Chinese Cinderella - Adeline Yen Mah's mother died at her birth, and her stepmother despised and ignored her. In this vivid autobiography, the author descirbes her childhood in China at the time of the Cultural Revolution. This book deals with the perennial themes of families and friendship, and is also suitable for the texts form other cultures ...
Chinese Cinderella - Adeline Yen Mah's mother died at her birth, and her stepmother despised and ignored her. In this vivid autobiography, the author descirbes her childhood in China at the time of the Cultural Revolution. This book deals with the perennial themes of families and friendship, and is also suitable for the texts form other cultures requirement. Possible issues: Other cultures, Families/Generations, Individual vs. Society, Identity, School Life. Hardback
Fair. Good copy for reading, may have heavy page wear with writing textual notes highlighting or be an heavily used ex library copy with library markings, stickers or stamps. Dust jacket or accessories may not be included.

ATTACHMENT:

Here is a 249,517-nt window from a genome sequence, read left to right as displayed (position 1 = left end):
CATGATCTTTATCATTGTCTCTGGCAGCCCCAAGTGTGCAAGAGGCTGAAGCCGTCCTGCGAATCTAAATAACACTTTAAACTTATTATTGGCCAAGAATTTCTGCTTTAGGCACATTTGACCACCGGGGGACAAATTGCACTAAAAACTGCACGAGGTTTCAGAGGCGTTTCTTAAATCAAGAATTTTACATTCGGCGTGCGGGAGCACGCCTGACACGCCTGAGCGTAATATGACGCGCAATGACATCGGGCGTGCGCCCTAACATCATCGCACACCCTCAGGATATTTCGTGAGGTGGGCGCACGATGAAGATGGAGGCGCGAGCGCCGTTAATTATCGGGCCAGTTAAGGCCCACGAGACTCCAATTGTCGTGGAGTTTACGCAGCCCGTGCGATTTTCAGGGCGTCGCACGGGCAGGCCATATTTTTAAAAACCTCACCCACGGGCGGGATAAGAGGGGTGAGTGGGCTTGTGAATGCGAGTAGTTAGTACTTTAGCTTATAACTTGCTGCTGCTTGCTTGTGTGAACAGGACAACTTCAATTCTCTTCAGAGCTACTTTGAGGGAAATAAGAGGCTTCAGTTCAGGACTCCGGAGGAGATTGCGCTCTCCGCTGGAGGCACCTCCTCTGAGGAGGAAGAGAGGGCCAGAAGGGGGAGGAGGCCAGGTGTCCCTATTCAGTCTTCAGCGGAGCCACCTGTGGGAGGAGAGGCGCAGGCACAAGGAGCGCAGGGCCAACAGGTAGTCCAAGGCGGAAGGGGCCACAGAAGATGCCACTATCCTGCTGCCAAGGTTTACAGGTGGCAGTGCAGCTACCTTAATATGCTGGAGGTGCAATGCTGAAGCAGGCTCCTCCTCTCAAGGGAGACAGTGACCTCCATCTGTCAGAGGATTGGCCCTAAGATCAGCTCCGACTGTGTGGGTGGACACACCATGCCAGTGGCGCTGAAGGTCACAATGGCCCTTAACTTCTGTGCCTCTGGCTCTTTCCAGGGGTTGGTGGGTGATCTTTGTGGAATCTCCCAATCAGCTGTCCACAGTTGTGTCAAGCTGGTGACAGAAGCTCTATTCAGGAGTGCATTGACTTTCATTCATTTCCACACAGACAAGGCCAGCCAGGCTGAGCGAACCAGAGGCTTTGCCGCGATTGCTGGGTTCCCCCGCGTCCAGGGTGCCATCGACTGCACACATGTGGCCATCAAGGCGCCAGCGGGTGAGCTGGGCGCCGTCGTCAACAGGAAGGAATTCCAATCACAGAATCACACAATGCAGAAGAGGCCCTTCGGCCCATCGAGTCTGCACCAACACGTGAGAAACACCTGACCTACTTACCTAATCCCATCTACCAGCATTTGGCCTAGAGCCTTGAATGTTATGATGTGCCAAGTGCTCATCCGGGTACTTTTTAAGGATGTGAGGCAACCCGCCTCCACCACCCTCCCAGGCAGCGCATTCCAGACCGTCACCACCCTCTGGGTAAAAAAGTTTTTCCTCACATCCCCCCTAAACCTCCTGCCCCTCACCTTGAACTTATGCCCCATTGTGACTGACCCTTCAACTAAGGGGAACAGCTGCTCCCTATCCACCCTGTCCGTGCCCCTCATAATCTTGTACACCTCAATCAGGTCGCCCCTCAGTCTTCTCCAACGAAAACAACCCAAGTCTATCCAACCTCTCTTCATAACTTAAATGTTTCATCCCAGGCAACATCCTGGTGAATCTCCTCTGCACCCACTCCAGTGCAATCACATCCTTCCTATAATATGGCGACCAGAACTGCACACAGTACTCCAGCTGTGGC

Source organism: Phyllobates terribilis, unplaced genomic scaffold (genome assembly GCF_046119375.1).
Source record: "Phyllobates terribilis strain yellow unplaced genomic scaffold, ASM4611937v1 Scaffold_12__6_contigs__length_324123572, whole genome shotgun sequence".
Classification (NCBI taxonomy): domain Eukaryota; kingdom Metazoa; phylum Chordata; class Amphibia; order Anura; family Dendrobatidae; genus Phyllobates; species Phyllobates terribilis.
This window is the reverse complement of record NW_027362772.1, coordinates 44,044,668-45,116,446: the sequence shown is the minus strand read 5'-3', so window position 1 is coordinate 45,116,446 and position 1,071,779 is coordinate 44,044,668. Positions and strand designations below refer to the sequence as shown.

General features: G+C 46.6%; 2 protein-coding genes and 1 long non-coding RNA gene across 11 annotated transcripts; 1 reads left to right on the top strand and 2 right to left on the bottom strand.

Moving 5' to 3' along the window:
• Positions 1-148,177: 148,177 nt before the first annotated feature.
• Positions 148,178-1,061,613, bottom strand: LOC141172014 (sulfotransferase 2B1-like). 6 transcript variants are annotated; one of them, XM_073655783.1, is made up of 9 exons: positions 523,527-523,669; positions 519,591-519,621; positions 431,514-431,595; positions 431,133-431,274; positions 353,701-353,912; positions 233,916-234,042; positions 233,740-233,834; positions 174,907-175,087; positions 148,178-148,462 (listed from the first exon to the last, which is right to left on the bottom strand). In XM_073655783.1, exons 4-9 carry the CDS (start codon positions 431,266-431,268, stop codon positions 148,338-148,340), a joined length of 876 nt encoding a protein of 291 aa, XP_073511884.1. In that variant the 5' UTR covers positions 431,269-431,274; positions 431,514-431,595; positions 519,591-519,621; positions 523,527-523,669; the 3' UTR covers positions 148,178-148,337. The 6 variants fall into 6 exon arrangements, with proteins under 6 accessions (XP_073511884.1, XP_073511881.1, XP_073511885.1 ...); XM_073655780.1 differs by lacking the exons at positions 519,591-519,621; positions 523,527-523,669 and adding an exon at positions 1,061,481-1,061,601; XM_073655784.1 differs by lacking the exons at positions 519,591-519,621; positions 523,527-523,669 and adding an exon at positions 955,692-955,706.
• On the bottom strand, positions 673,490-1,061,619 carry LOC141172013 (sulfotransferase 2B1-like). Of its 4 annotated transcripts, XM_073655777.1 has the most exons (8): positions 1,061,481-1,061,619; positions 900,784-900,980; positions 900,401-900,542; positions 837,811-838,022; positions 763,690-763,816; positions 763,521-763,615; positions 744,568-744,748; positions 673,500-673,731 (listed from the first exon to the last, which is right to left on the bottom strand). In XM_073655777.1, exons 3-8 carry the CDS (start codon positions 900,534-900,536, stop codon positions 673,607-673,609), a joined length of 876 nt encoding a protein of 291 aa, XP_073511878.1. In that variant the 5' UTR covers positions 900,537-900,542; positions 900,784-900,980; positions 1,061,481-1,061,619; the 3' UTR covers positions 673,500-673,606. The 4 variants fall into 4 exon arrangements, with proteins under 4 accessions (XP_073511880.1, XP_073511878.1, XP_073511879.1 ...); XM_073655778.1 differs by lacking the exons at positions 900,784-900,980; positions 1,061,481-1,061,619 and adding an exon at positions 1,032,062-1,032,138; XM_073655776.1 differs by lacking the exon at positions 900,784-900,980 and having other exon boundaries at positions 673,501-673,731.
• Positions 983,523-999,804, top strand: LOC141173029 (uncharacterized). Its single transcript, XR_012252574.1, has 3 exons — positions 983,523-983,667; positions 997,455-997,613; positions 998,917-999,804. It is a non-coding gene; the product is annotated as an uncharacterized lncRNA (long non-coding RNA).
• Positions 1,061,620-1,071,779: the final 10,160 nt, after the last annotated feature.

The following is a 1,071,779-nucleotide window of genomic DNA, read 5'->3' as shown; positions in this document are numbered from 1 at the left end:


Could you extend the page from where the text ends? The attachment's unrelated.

Publishers Weekly, 1999-07-12 Mah revisits the territory she covered in her adult bestseller, Falling Leaves, for this painful and poignant memoir aimed at younger readers. Blamed for the loss of her mother, who died shortly after giving birth to her, Mah is an outcast in her own family. When her father remarries and moves the family to Shanghai to evade the Japanese during WWII, Mah and her siblings are relegated to second-class status by their stepmother. They are given attic rooms in their big Shanghai home, they have nothing to wear but school uniforms, and they subsist on a bare-bones diet while their stepmother's children dine sumptuously. Mah finds escape from this emotionally barren landscape at school, but the academic awards she wins only enrage her jealous siblings and stepmother, and she is eventually torn from her aunt?her one champion?and shipped off to boarding school. That Mah eventually soars above her circumstances is proof of her strength of character. The author recreates moments of cruelty and victory so convincingly that readers will feel almost as if they're in the room with her. She never veers from a child's sensibility; the child in these pages rarely judges the actions of those around her, she's simply bent on surviving. Mah easily weaves details of her family's life alongside the traditions of China (e.g., her grandmother's bound feet) and the changes throughout the war years and subsequent Communist takeover. This memoir is hard to put down. Ages 12-up. (Sept.) Copyright 1999 Cahners Business Information.
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